Fluid Restriction After Transsphenoidal Surgery for the Prevention of Delayed Hyponatremia: A Systematic Review and Meta-Analysis

Carlos Perez-Vega, Shashwat Tripathi, Ricardo A. Domingo, Andres Ramos-Fresnedo, Seung J. Lee, Kaisorn L. Chaichana, Alfredo Quinones-Hinojosa, Susan L. Samson

Research output: Contribution to journalReview articlepeer-review


Objective: Delayed hyponatremia is the primary cause of readmission after transsphenoidal surgery, with a reported incidence of 9% to 30.7%. Studies have failed to identify consistent predictive factors for postoperative hyponatremia; thus, it is difficult to determine patients that are at a high risk. Fluid restriction is one approach for the prevention of hyponatremia. We have performed a meta-analysis and systematic review of the literature to evaluate the impact of fluid restriction on hyponatremia and hospital readmissions. Methods: Ovid EMBASE, PubMed, Scopus, and Cochrane were searched from inception to May 2021, using the Population, Intervention, Comparison, Outcome, and Study question format: Do patients who underwent transsphenoidal surgery and followed a postoperative fluid restriction regimen differ in terms of hyponatremia and readmission rates? Studies that implemented fluid restriction and reported hyponatremia and/or readmission rates were included for analysis. Data were pooled by meta-analysis and analyzed using fixed effect and random effect models. Results: A total of 143 manuscripts representing 103 unique studies were identified, with 5 studies included for analysis, yielding a pooled cohort of 1586 patients: 594 on fluid restriction protocols and 992 control patients. Fluid restriction protocols ranged from 1.0 to 2.5 L and varied in the length time between postoperative days 1 to 15. Patients on fluid restriction had a decreased risk of hyponatremia (risk ratio: 0.34; 95% CI, 0.21-0.57; P <.00001) and readmission due to hyponatremia (risk ratio: 0.24; 95% CI, 0.09-0.63; P =.0038). Conclusion: Postoperative fluid restriction after transsphenoidal surgery represents an effective method for the prevention of hyponatremia and hospital readmission and has the potential to decrease health care costs.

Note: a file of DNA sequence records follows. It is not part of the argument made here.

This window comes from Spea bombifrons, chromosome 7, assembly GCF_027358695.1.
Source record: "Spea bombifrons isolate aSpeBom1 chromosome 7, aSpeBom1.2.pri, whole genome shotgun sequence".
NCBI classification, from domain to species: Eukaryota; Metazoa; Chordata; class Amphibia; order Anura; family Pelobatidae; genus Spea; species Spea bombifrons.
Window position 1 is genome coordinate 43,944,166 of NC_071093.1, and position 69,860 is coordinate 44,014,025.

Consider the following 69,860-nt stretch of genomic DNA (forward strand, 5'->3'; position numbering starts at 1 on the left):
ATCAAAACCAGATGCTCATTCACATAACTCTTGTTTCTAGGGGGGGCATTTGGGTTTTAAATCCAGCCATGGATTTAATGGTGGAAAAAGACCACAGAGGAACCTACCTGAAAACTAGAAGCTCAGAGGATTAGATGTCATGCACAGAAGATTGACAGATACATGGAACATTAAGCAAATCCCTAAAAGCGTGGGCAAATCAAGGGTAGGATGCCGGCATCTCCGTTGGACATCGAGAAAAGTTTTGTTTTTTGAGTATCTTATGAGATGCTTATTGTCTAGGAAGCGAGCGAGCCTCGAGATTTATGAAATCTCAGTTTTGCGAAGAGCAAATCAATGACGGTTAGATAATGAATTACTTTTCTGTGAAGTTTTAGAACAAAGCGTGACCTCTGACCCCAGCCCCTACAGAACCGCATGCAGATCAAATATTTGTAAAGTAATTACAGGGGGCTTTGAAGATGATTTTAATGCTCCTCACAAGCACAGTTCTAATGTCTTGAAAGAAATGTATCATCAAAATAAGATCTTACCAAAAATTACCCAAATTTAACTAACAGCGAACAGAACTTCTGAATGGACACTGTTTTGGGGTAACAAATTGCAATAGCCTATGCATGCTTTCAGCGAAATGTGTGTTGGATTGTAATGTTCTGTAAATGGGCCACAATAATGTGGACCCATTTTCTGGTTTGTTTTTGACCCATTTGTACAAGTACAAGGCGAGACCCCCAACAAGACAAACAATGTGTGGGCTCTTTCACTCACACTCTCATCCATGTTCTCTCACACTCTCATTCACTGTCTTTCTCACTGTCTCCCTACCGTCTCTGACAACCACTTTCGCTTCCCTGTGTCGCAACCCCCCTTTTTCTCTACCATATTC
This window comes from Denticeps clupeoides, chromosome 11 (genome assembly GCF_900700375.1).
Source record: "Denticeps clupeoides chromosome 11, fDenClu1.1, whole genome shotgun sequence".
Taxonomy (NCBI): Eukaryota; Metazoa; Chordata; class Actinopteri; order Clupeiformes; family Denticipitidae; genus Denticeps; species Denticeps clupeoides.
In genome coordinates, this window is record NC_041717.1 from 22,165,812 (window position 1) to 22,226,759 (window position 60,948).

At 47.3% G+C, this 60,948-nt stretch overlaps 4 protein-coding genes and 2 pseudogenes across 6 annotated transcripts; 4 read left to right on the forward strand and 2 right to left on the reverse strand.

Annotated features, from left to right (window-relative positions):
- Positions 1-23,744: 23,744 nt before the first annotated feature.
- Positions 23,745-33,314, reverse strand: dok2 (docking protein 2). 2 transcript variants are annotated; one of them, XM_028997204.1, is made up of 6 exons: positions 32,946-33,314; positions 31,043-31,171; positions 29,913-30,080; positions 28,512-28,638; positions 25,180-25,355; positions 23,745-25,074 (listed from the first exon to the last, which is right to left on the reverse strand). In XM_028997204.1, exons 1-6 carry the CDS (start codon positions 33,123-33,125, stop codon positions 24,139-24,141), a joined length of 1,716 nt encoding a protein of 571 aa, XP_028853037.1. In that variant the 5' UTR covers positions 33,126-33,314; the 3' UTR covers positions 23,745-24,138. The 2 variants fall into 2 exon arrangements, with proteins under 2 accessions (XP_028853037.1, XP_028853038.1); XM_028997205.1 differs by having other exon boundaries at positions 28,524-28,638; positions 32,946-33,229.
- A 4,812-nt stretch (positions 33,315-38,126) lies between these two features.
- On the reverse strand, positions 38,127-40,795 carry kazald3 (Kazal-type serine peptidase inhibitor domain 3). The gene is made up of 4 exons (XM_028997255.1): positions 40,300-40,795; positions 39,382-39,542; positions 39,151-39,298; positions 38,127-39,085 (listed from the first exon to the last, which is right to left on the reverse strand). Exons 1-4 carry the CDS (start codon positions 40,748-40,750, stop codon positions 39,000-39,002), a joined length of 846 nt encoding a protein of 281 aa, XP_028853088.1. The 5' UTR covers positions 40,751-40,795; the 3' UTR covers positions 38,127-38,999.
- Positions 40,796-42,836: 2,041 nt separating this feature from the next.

Original languageEnglish (US)
Pages (from-to)966-972
Number of pages7
JournalEndocrine Practice
Issue number9
StatePublished - Sep 2021


  • fluid restriction
  • hyponatremia
  • pituitary adenoma
  • transsphenoidal

ASJC Scopus subject areas

  • Endocrinology, Diabetes and Metabolism
  • Endocrinology


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